It may be possible to live longer and increase fertility by manipulating diet, according to world-first research in mice from the University of Sydney’s Charles Perkins Centre.
Researchers showed for the first time in mammals that there is an ideal balance of macronutrients (protein, carbohydrates and fat) for reproduction and another, different ideal balance for increasing lifespan.
The research, published in the Proceedings of the National Academy of Sciences (PNAS), calls into question the long-standing theory that animals are forced to trade-off between reproduction and longevity when resources are limited. According to the researchers, it is possible to manage diet at different life stages to both optimise fertility and extend lifespan, rather than sacrificing either.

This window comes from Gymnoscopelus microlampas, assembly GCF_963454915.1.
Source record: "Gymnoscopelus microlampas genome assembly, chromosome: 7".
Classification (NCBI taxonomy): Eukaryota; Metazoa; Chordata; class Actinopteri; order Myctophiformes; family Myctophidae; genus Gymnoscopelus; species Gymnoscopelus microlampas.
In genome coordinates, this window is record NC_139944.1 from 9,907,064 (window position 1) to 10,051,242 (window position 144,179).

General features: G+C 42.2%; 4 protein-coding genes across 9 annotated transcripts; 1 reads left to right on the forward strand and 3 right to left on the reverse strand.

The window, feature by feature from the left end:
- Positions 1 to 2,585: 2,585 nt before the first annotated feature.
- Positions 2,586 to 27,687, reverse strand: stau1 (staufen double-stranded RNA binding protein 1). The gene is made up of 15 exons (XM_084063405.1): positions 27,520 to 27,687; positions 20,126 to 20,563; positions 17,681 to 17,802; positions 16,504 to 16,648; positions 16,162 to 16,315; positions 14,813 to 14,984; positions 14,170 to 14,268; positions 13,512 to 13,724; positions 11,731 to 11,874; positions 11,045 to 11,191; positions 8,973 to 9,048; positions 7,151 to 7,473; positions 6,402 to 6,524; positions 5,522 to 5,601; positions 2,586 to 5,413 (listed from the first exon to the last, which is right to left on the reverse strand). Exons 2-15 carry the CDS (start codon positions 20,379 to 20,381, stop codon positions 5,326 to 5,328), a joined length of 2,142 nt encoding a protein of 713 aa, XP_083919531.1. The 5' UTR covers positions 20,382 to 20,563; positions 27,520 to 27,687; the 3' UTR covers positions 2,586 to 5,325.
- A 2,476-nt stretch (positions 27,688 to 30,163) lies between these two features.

“This study takes a very big step in explaining why trade-offs between reproduction and longevity are not inevitable in mammals,” said Dr Samantha Solon-Biet from the Charles Perkins Centre, who co-led the research with Dr Kirsty Walters from the Charles Perkins Centre and ANZAC Research Institute.
“Rather than a trade-off, we now know that each evolutionary function has different nutrient requirements. That means that as our nutrient requirements change with our life stage, we can change our diet to suit our current requirements, for example by increasing our protein to carbohydrate ratio when in our reproductive prime and lifting our carbohydrate to protein ratio in later life.
“Animals don’t have to choose between high fertility and a long life. By managing diet throughout our life cycle, we can have both.”
The findings open the door for the development of dietary treatments for infertility in humans.